A fired farm worker who had to vacate on-site accommodation with his pregnant partner and child within two weeks has been awarded more than $14,000 in compensation.
Whangarei farm worker Jesse Komene was accused of hitting a power pole on a dairy farm which caused a power outage.
Komene was stood down and eventually dismissed despite denying he had caused the damage.
He took his case to the Employment Relations Authority saying he had been unjustifiably dismissed and suffered hurt and humiliation.
On October 29, 2018 Komene discovered that the power was off at the farm and the water pump wasn't working.
Shane Holland, Guardian Farm's sole director, went to the paddock to investigate the cause. He discovered a power pole down in the paddock with a nick in the side of it.
Holland accused Komene of hitting it with a tractor the previous day when he was out in the field.
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Komene denied hitting the pole and said if he had, the force of his tractor would have pushed the pole over, causing the lines to come down and he would have been electrocuted.
Komene asked if he could view the damage to the power pole and was told that he could not.
He was told that whilst the investigation was under way he was not permitted to return to the farm and was to remain in the immediate surrounds of his farmhouse.
Later, when a meeting was arranged to hear Komene's version of events, he asked Holland if it could be postponed by a few hours so he could have a support person present. This was also denied.
Komene was told the purpose of the meeting was just to discuss what happened with the power pole, so a support person was not necessary. He was told no further action would be taken. He took this to mean there would not be disciplinary action.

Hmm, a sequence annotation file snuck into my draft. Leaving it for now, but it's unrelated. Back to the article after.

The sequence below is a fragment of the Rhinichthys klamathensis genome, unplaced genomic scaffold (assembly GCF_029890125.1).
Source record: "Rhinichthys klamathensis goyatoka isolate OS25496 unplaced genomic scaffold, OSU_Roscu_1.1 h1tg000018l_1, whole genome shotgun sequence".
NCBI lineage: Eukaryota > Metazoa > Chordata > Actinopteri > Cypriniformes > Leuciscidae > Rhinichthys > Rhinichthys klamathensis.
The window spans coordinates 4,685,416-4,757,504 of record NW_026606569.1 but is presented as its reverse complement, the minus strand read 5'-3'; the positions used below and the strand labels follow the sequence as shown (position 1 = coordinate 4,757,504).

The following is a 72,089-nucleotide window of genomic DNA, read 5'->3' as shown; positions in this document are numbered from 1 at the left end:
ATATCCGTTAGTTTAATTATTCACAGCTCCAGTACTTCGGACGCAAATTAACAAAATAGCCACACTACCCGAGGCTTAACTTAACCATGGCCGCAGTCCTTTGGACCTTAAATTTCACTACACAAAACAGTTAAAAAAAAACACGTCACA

But at the meeting, Holland alleged Komene had hit a power pole, pushing it over and
snapping the cross members, and had failed to report the incident, instead leaving the
site in a dangerous position for livestock and staff.
Komene was advised if this was proved he could be dismissed.
Komene again denied causing damage to the power pole and said the farm still had power after he had worked in the paddock.
He said there were other explanations, including that Holland and his father had been working in the paddock in the days prior.
Komene also suggested the age of the pole combined with a severe storm the night earlier could have caused the damage.
Komene said that Holland did not accept any of his explanations and dismissed them outright.
He asked Holland for copies of the photos and a copy of the linesman's report.
He never received them.
On November 2, Holland visited Komene at home and asked him to come to the cowshed for a talk.
Holland was visibly upset and told him he wanted to keep him on but the owner of the farm wanted him off the property.
He was dismissed and was told he would be paid two weeks' wages in lieu of notice and had two weeks to move out of the farmhouse he lived in with his pregnant partner and infant child.
The ERA found Guardian Farm's decision to terminate Komene's employment did not fall within the range of what a fair and reasonable employer could have done.
It was acknowledged that Komene went to a disciplinary meeting without support and without notice of the extent of the allegations.
He was not provided with access to photos of the damage to the pole, the linesman's report, and was not allowed on the farm to see the damage himself.
Guardian Farms did not consider any of Komene's explanations - such as if the power pole could have come down due to its age and poor weather - before making its decision to terminate.
The ERA agreed Komene suffered hurt and humiliation in that he had to move his pregnant partner and small child from their on-site home within two weeks.
He also suffered loss of wages at this time.
He was awarded $3169.22 for lost wages, $10,000 for hurt and humiliation and $1196.56 toward legal costs.